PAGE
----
Seonjeongneung- an oasis in the city of Seoul

I went to Seonjeongneung the first time because a Korean who was in the same guesthouse strongly recommended me to go there. It is an UNESCO Heritage site, but that wasn’t the reason he told me to go. And I won’t spend much time on the historical aspects on the site, as you can probably read from official tourism websites.

Just next to the tombs, you can wander in the woods and relax in the benches.

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And it is very easy to get there, just get off the metro at Seonjeongneung station exit 3 and walk towards that green area in the map below.

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And as for more information about the history of this place, the information and photo below were extracted from Visit Seoul website.

“Seonjeongneung is comprised of Seolleung Royal Tomb (선릉) and Jeongneung Royal Tomb (정릉).

Located in downtown Seoul, this place offers tranquil and pleasant promenades for couples and office workers. Seonjeongneung houses the burial mounds of King Seongjong (1469-1494), his wife Queen Jeonghyeon, and King Jungjong (1506-1544) of the Joseon Dynasty (1392-1910).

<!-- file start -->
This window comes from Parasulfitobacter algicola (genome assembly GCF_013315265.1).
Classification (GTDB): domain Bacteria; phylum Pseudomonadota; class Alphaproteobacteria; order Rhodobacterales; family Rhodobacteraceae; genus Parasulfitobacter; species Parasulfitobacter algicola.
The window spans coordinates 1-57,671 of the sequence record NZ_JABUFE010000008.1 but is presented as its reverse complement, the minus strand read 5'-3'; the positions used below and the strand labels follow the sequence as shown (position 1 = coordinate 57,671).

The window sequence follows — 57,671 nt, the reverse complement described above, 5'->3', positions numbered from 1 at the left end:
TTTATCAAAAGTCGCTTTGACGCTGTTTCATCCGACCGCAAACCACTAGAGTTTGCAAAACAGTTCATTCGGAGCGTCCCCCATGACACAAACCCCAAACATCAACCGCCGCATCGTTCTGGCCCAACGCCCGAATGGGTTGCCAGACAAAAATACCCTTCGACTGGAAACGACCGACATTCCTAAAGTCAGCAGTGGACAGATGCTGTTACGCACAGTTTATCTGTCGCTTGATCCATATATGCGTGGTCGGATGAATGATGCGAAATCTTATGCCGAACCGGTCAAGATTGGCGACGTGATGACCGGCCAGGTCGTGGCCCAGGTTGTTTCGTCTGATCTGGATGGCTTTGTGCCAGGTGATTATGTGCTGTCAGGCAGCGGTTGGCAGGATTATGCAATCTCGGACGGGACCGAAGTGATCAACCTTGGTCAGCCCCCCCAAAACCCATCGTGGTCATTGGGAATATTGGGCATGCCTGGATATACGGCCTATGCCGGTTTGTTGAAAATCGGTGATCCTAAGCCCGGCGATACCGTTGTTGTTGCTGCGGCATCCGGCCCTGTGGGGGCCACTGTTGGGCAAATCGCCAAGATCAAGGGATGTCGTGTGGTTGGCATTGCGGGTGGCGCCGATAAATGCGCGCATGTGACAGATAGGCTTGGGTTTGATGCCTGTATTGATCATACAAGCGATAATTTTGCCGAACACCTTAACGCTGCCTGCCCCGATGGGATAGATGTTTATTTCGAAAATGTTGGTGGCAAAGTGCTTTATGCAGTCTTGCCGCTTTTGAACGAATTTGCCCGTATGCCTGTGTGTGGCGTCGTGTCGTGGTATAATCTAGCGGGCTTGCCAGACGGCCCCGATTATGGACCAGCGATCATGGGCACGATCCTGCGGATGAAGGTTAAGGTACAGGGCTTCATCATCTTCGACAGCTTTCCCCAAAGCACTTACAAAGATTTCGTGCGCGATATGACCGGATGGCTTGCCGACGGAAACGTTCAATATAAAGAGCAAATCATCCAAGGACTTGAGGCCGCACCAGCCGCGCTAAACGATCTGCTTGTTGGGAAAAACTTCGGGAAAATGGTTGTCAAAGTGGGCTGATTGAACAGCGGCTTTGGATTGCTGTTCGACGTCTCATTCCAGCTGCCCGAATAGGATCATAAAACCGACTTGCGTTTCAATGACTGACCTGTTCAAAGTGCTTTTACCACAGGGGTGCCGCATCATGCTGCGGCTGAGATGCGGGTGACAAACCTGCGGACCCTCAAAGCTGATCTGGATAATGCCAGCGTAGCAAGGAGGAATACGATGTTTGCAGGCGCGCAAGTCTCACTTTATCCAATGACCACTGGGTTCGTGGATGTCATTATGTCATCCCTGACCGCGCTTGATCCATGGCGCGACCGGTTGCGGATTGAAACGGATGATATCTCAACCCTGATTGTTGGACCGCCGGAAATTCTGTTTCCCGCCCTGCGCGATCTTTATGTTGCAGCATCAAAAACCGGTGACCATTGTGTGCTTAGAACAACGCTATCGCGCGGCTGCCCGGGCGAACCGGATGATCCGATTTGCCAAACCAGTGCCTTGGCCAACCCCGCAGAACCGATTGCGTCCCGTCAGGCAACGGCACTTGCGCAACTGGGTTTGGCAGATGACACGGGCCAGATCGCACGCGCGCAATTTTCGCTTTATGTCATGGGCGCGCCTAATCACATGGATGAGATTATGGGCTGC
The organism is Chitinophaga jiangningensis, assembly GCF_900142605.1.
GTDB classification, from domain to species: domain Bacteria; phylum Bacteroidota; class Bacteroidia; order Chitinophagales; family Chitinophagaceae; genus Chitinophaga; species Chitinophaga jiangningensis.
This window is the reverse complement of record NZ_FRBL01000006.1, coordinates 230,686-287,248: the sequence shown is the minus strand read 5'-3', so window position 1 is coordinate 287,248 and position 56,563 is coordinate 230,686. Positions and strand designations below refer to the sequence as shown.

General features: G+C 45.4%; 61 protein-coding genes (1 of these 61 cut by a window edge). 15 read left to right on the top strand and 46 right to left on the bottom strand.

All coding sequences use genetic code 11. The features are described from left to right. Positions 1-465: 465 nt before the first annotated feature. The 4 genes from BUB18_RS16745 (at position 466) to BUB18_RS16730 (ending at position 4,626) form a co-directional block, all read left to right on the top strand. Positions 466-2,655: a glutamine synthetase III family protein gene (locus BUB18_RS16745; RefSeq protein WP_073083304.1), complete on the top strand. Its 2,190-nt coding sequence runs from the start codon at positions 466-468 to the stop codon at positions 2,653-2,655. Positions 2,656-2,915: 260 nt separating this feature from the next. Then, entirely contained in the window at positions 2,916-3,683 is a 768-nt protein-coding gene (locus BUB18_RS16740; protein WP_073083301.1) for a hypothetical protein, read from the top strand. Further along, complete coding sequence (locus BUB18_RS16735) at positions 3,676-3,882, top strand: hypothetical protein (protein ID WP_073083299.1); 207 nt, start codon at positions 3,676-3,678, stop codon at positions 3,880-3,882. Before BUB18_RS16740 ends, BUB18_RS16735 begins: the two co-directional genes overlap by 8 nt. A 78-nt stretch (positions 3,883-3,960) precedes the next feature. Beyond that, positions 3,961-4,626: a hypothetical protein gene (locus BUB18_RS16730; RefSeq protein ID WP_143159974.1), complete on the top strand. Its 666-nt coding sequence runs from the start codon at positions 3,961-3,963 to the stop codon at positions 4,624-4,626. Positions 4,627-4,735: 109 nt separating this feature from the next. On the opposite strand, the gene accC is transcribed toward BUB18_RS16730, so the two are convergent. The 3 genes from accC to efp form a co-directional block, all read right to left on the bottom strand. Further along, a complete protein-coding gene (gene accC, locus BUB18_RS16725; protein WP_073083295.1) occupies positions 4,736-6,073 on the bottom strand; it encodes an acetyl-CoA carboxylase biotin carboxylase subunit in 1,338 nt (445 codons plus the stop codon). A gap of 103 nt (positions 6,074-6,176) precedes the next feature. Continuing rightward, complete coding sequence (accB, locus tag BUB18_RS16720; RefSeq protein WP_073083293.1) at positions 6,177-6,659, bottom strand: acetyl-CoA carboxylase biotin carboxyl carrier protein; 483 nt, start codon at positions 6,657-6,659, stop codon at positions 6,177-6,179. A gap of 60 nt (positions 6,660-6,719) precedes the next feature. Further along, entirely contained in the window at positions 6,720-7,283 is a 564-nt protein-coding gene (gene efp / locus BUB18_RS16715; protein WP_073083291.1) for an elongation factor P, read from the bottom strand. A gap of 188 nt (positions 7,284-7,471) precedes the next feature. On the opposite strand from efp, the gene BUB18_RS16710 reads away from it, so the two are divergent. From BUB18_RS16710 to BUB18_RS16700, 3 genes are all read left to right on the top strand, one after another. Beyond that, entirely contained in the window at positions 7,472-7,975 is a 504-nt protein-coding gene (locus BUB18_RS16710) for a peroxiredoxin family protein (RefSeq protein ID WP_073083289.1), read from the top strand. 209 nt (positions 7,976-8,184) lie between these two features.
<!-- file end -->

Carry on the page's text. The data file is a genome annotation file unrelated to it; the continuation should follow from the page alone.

Upon entering the grounds, you can see a red gate (the red colour denotes holiness) with a taegeuk (yin-yang) symbol. The stone paths leading to the sacrificial building are noteworthy because there are two stone paths—the elevated path is for the dead King and the lower one is for living people.

In the past memorial rites were performed in the sacrificial building. Small sculptures on the eaves called Japsang were carved in the shape of animals, such as monkeys, and were believed to exorcise evil spirits. Next to the sacrificial building, there is a pavilion and a tombstone which is the tomb of the King. Sculptures of sheep and tigers surround the tomb and are guardians of the deceased king. There is also a statue of a military officer bearing a sword. In front of the tomb is an outstanding sight called ‘Mangjuseok,’ which is a pair of stones designed to guide the spirit of the king to his tomb. Unlike the tombs of the Kings, the queen’s tomb, Wanghureung, is simple. It doesn’t have any pavilions or sacrificial buildings, and is surrounded only by stone sculptures as guardians.
Seonjeongneung has a lush forest, and benches on the promenade provide an ideal place to relax. There are numerous small hills with clusters of trees that create a border between the mystery and serenity of the royal tombs and the hustle and bustle of downtown Seoul.”

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